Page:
In the morning, I walk the stairs down and through the historic hotel lobby, passed the one hundred twenty-year-old OTIS lever operated elevator, and the picture of Robert Wadlow (the world’s tallest man) standing in the hotel lobby directly next to the same elevator, and out through the corner doors toward the train depot across the street. The north wing of the depot houses Northern Pacific Beanery, a local diner that may not hold the same weight as Pinky’s but is, nevertheless, my favorite local breakfast eatery. I’ll plant myself on one of the short, disgruntled metal stools at the bar and order breakfast. I think about what Livingston was like in the fifties, because I can easily imagine the beanery as if straight out of the decade. I picture Leave It to Beaver meets the beat generation: soda pop fountains and opposition prose, extravagant parades and staircase chain smoking, elegant formal wear and Hudson Commodores. I imagine that you would find whomever and whatever spilled off of and from in-between the passenger cars of the Northern Pacific Railroad, many of which were headed to Yellowstone.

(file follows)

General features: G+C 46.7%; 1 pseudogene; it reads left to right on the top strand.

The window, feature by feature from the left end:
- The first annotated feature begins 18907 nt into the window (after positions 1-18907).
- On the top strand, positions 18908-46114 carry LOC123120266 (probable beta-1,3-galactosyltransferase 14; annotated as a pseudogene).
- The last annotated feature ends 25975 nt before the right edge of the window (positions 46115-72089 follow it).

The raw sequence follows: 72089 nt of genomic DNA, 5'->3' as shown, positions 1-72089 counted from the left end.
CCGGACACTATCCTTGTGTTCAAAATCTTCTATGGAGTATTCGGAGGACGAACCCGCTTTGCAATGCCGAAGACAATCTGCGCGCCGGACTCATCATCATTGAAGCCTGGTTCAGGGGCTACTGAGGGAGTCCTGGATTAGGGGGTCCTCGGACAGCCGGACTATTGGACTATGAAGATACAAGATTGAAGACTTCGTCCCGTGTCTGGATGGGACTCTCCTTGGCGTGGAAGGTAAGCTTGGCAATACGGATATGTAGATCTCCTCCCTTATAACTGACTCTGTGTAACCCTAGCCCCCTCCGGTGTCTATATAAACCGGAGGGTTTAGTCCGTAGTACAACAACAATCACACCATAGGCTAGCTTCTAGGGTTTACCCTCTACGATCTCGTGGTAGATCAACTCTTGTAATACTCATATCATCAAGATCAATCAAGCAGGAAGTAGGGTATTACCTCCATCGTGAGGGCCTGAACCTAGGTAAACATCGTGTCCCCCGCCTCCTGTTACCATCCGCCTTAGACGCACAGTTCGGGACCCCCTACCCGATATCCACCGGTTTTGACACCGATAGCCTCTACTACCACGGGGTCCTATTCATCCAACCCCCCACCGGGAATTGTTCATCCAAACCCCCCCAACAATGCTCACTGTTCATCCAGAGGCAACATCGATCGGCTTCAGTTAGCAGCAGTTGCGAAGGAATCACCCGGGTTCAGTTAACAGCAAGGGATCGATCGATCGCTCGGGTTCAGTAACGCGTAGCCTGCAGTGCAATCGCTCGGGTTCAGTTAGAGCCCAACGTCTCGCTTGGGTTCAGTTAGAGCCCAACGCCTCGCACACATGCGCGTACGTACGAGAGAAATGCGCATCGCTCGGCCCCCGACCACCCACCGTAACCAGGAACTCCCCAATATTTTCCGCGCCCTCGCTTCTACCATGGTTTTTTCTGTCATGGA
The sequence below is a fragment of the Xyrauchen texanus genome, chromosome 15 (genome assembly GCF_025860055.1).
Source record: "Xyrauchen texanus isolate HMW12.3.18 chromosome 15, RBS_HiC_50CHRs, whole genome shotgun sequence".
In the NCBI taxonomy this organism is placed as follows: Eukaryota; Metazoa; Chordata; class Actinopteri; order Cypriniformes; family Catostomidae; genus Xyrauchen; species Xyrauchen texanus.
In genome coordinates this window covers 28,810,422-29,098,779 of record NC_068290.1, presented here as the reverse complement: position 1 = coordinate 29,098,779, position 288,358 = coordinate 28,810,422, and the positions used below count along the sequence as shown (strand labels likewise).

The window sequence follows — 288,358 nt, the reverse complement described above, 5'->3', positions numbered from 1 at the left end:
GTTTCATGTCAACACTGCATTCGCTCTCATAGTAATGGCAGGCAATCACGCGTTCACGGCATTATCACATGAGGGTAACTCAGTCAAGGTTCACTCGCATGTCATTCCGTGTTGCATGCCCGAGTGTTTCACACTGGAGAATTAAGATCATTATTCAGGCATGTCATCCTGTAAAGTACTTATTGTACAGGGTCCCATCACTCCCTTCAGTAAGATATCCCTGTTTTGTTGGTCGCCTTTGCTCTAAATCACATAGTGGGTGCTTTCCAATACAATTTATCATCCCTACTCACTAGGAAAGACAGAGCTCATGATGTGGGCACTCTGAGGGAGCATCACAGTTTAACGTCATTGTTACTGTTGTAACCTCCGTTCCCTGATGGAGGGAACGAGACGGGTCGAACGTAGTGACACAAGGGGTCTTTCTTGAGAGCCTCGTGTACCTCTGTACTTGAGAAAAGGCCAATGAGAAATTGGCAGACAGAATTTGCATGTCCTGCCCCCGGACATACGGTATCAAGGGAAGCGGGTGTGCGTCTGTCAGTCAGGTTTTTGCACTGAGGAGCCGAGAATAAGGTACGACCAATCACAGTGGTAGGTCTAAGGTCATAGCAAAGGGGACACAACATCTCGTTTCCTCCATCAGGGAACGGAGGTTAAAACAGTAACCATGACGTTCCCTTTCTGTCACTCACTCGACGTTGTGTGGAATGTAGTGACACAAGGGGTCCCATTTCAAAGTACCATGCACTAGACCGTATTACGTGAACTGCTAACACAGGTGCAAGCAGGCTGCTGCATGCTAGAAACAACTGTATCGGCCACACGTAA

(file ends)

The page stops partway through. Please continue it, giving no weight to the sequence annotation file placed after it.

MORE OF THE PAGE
I walk along the tracks for a few blocks, there’s a park adjacent, and a freight train comes bringing a heavy cold wind with it as it passes. Freight trains are the only trains passing through Livingston these days. I’ll stand there watching the train and counting the seconds, and spotting the graffiti and hobo tags that paint the sides of cars that have seen more of the country than most people. I make my way to Yellowstone Street, and ogle the town’s oldest homes, statuesque monuments to a different time planted every block and half or so, interrupted by period piece homes erected as a testament to other bygone eras between way back then and now. And stopping in the middle of the street at the mouth of the Yellowstone Street Bridge over a tributary of the Sacajawea Pond, is awe-inspiring.